I am two pounds away from weighing my lightest in ten years. Counting my calories, with clear implications that the more I snack the further I’ll travel away from my goals, has especially helped me burn off that weight. Does that weight loss necessarily correlate with my long-term fitness goals? Let’s return to 873 days ago. That’s when I first considered why I wanted to write about health and fitness: so I can better enjoy life.
“We plan on keeping on going.” Positive affirmations like this can go a long way. There are times when life is hard and you might be ready to give up. Using your time and energy to give back to people and communities can bring you more than it seems. Shedding the parts of ourselves that we might feel insecure about and focusing on the positives of others or ourselves can make any obstacle worth overcoming.
“Likely anything that is quiet and not going to have a lot of downward vibration should be fine.” It’s been 52 days since I last rowed. My rower is a great piece of machinery, it’s just too loud. My community gym is a good option, it’s just in a location that’s not convenient for going there then going somewhere else. An ideal option would be somewhere I can row at 4AM and 8PM without vibrating concerns.
I’ve made many friends throughout my life, and lost seemingly many more. Making friends is easy. The way I’ve found most effective is to approach someone with a compliment over something that they have added to themselves; a compliment on a shirt. Other times, making jokes will do, and other times, still, just by association. How about splintering friendships? Growing up, they were always aggressive psychological assaults. Until recently, they faded due to proxemically-inconvenient inevitabilities.
Even while watching a movie, it’s always there. The noise of self-doubt echoes louder than most lines in movies, the self-loathing permeates into every conversation, and what self-assurance is mucked by an overwhelming sense of artificiality. Neon colors can’t cover it. There are moments when I can get distracted from the past or future and focus on something nice, but otherwise, it’s a constant that I cannot escape from. Let’s explore that darkness at length.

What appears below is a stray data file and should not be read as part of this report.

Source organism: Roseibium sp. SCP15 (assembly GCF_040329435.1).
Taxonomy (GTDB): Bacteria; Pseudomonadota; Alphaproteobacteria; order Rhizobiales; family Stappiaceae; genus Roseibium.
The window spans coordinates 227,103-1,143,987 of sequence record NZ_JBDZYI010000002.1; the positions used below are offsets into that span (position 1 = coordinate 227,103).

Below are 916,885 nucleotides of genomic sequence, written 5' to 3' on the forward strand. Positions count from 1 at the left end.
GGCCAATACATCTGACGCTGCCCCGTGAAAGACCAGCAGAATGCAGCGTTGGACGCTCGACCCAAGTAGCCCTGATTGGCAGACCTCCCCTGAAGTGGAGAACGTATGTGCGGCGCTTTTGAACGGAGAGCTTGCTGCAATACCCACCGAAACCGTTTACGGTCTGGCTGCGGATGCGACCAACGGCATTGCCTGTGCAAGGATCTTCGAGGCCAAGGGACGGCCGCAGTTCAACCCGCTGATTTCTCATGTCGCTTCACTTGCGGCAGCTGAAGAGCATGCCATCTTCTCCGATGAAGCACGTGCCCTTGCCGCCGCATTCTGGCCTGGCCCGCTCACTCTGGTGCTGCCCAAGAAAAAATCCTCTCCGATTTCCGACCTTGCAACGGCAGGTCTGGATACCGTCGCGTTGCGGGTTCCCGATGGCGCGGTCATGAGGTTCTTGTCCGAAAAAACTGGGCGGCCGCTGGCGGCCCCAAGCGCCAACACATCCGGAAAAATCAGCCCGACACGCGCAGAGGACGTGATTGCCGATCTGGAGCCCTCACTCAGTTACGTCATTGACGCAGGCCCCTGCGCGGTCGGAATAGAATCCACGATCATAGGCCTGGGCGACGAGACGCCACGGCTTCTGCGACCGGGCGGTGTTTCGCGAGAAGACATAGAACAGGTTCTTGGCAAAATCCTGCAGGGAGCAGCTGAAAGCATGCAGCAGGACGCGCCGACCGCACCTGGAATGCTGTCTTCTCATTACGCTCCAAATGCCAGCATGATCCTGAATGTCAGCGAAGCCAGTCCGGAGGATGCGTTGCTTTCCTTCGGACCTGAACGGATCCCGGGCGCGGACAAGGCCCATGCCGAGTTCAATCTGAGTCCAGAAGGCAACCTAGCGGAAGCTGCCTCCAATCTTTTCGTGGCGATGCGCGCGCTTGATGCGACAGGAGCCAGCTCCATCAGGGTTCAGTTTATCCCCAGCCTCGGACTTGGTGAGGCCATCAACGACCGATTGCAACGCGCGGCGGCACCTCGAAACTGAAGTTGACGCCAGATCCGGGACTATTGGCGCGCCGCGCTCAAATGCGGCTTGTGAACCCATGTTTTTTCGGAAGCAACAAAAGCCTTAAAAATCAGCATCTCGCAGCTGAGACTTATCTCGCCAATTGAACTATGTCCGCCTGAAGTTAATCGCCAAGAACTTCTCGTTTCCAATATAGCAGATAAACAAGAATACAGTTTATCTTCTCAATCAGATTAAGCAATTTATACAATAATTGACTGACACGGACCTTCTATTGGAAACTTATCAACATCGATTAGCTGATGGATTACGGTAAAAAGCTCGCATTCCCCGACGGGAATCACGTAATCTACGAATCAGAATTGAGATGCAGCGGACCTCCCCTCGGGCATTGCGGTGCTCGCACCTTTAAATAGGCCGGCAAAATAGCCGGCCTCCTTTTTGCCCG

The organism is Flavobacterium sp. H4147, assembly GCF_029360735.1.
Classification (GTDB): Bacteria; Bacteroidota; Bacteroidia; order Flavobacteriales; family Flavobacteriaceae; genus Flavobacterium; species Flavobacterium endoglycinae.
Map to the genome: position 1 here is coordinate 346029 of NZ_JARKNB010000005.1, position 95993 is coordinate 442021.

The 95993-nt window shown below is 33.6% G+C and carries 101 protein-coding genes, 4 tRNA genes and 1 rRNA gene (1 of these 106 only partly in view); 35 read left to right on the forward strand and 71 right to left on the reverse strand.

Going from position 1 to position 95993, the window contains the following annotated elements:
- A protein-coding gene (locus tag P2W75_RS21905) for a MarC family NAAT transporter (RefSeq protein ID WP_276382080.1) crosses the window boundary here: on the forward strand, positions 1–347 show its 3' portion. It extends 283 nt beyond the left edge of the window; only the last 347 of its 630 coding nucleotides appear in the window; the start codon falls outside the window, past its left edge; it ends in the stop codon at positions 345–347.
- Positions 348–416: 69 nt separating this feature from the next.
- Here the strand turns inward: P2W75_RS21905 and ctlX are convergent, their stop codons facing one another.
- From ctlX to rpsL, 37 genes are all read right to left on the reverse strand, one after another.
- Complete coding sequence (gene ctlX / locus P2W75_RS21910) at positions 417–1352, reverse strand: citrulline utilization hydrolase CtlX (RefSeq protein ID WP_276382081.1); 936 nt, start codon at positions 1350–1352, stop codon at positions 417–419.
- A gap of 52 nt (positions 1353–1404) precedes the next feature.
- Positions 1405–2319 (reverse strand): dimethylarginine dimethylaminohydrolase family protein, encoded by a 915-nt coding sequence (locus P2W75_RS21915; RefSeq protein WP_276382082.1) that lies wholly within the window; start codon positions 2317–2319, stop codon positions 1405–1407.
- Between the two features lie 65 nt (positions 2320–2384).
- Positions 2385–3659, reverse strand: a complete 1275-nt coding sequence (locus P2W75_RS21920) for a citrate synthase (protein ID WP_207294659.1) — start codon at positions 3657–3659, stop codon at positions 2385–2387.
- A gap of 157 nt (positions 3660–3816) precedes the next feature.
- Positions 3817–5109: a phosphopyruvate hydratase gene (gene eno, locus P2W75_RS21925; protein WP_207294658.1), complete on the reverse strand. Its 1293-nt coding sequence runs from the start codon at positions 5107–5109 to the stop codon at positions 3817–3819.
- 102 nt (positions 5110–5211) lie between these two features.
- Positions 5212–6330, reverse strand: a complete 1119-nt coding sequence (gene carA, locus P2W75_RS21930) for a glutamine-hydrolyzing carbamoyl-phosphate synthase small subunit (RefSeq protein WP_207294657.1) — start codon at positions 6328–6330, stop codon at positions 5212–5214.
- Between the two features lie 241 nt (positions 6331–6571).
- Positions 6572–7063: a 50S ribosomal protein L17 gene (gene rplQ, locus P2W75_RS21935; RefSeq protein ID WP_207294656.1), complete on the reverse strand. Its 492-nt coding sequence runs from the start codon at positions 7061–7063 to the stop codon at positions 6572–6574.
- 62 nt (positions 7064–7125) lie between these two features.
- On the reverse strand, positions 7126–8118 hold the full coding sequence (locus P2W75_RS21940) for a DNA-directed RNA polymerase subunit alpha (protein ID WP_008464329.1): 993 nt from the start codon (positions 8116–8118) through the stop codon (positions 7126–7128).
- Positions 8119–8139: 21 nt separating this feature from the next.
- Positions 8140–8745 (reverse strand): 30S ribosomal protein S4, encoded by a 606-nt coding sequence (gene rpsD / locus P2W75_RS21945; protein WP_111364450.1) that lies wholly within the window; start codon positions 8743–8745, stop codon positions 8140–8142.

Lifting each of these 10- to 15-pound boxes up today reminded me of when it used to be easier to move boxes. My muscles have atrophied. Just slightly, but enough to notice. My bones crack more. I feel lazier. Now that my job has stabilized, I’ll soon to be ready to get back into rowing, whether it’s at the company gym, the community gym, or acquiring a new, quiet home rower. I’m getting the rowing itch.
Now that I’m tracking my calories, I can add objective data points to my subjective observations surrounding my comprehensive health. On days with limited stress, I am not that hungry. My hunger pangs are more of a reaction to stress than any malnourishment. Looking over my calorie charts, the spikes correlate to stressful days where I was “hungrier.” This should help me assess my anxiety levels quicker to properly lubricate and clean my mind’s gears.
I’ve had this belt throughout my entire professional career. It experienced my 60-pounds-in-6-months weight loss, where I cut out another rung. It experienced me gaining 67 pounds from that zenith of fitness. It is now experiencing me comfortably tighten it daily- unless the day’s stress is too overwhelming for me to consider its simple fitness reminder.
Insidiousness creeps in quicker than I realize. I could be having a nice, calm day when something causes me to enjoy less of about reality. I get more impatient. I care less about my surroundings and what happens. I can usually notice this reckless behavior after I have exhibited trace behaviors that might not even be noticeable for most. That’s when I have to face myself in the mirror most and face down this beast:
“If you cannot measure it, you cannot change it!” For years, I just casually monitored my calorie intake, and did decently… until recently. Investing the time in learning how to work with numbers in spreadsheets, even rudimentarily like tracking calories, has paid off substantially for me. Seeing objective examples is helping me understand my subjective reality. Once I start rowing again, we’ll see more substantial changes, although these spreadsheets are also reminders to be careful.